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The Dark and Twisted History of Valentine's Day

As February 14th looms, so does the dark shadow of unbelievably cheesy cards, flowers at twice the price, nauseating Facebook posts that seem more like a bragging competition about who has the best boo...or is it bae... or something else now?


For a day that’s supposed to be about true love and happiness, there are few holidays that evoke a collective groan like Valentine's Day. A quick Google search will generate more hits than you could possibly read in your lifetime about the commodification of love, coping strategies for unmet expectations, and on the day that celebrates couples.  


If you find yourself feeling lonely this Valentine’s Day, don’t beat yourself up. We are wired for companionship, intimacy and the human connection. There is a wealth of research over the last 50 years showing how human connection and sense of belonging builds resilience, counters stress, and improves physical, emotional and mental health – especially during difficult times.


But there is a very dark and twisted history behind this day of love and romance. In fact, the history of Valentine's day is pretty gory.

Although historians quibble over the actual origin of the holiday, the Romans “celebrated” long before Hallmark. From Feb. 13 to 15, the Romans celebrated the Feast of Lupercalia, an annual festival in the month of February that was celebrated to chase out evil spirits and increase the fertility of the females. The men sacrificed a goat and a dog, and then whipped women with the hides of the animals they had just slain. According to some historians, the guys were drunk and naked while the women lined up for their turn with the whip. Pretty romantic, huh?

February 14 became the official modern day of love, romance, chocolate and overpriced flowers thanks to an execution on February 14th in the 3rd century A.D. Under the rule of Roman Emperor Claudius II, Rome was having a difficult time getting soldiers to join the military. Claudius believed it was because of Roman men were too focused on Roman women and love. As a result, Claudius banned all marriages and engagements in Rome.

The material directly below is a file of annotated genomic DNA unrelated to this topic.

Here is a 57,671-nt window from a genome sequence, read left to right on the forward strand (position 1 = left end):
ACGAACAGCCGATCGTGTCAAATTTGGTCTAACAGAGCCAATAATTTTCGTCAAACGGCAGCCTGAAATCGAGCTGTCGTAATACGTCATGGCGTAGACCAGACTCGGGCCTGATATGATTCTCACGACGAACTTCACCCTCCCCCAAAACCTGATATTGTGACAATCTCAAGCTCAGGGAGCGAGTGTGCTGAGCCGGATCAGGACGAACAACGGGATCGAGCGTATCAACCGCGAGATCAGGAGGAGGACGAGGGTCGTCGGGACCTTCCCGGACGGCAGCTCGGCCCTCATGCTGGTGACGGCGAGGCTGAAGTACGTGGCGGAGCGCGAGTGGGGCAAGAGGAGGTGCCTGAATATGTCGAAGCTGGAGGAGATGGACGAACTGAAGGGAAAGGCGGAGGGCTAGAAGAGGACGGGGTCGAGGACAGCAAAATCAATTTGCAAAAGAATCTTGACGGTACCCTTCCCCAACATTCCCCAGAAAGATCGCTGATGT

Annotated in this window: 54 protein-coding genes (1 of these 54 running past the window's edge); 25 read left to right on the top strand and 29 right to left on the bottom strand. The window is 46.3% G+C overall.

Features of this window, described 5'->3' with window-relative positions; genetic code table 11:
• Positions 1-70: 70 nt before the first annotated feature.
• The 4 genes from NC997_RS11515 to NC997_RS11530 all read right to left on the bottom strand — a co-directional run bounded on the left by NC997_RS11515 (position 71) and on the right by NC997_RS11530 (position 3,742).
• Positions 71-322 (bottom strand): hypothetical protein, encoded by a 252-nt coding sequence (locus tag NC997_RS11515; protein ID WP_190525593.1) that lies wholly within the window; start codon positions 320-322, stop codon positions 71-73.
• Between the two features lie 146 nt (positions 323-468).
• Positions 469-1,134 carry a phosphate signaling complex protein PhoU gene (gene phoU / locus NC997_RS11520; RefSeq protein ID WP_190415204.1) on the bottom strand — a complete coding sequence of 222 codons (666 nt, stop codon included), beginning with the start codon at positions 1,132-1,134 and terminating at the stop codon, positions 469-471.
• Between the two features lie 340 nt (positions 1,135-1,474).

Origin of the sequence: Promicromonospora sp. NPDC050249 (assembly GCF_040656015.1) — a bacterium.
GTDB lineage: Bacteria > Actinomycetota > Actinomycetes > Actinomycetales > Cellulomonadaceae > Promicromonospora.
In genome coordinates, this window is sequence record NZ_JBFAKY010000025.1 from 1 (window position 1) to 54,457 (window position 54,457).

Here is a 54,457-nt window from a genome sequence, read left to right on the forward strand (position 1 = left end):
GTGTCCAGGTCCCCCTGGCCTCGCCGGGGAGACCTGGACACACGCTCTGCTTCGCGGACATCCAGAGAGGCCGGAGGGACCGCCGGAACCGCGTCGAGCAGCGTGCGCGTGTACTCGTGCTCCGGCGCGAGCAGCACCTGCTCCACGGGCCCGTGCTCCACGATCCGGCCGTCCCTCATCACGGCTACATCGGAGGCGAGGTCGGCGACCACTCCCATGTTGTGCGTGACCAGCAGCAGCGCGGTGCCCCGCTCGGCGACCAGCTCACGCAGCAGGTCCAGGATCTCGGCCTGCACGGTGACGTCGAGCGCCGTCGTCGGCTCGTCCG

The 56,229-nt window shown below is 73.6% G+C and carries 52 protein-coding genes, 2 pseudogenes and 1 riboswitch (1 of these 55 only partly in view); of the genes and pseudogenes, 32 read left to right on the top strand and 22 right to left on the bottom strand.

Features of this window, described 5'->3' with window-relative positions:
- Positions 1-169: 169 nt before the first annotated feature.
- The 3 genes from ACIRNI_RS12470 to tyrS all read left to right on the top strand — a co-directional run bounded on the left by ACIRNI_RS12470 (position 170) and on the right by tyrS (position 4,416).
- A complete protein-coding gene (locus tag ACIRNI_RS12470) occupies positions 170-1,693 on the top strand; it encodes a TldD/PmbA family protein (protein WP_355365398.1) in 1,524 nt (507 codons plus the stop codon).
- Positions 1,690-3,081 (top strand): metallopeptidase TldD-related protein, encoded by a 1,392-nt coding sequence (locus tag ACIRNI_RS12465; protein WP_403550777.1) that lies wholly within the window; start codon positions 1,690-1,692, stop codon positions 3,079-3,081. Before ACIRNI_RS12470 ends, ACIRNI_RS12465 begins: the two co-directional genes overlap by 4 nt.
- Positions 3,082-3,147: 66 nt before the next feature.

Valentine, a holy priest, defied Claudius and performed marriages on the downlow. When Claudius discovered this, he arrested Valentine and ordered death by beheading. The sentence was carried out on February 14, on or about the year 270. Legend also has it that St. Valentine was a hopeless romantic to the very end. While in jail awaiting his execution, he left a farewell note for the jailer’s daughter and signed it “From Your Valentine.”

As the years went on, it got a little sweeter and eventually made its way across the pond. Thanks to the industrial revolution in the 19th century, factory-made cards were introduced. And in 1913, a little company called Hallmark Cards of Kansas City, Mo., began mass producing valentines.

Today, “Be mine” means big business. According to the National Retail Federation,   we'll be spending $25.8 billion to celebrate our true loves this year, slightly down from last year's $25.9B.  The number of people buying candy this year is expected to set a new record high with 57% of consumers.


Valentine’s Day Fun Facts:

  • February 14th is the second largest card giving day of the year, just after Christmas.

  • Approximately 8.2 billion conversation hearts are produced each year – enough to stretch from Valentine, Arizona to Rome, Italy, and back again.

  • Men spend an average of $130 while women spend about $70.

  • It’s expected that $1.7 Billion will be spent on candy this year.


Hover over your state to find out what Valentine's Day candy is the most popular in your neck of the woods!

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Rated 5 out of 5 stars.

If I didn't know you better, I'd suspect a cynic. 😋


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I forgot to mention that my Birthday is on Feb. the 15th. Biologically speaking, I was born 3.5 to 4 billion years ago... give or take a million years.


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Thank you for your comments on Valentine's day. I send along a poem I wrote about Valentine's day several years ago because I could not (at the time) find a poem which was explicitly written for the day. Whereas there were multiple poems about love, there were none which (I felt) were specifically concerning the tradition. And no, I am not flirting with you.

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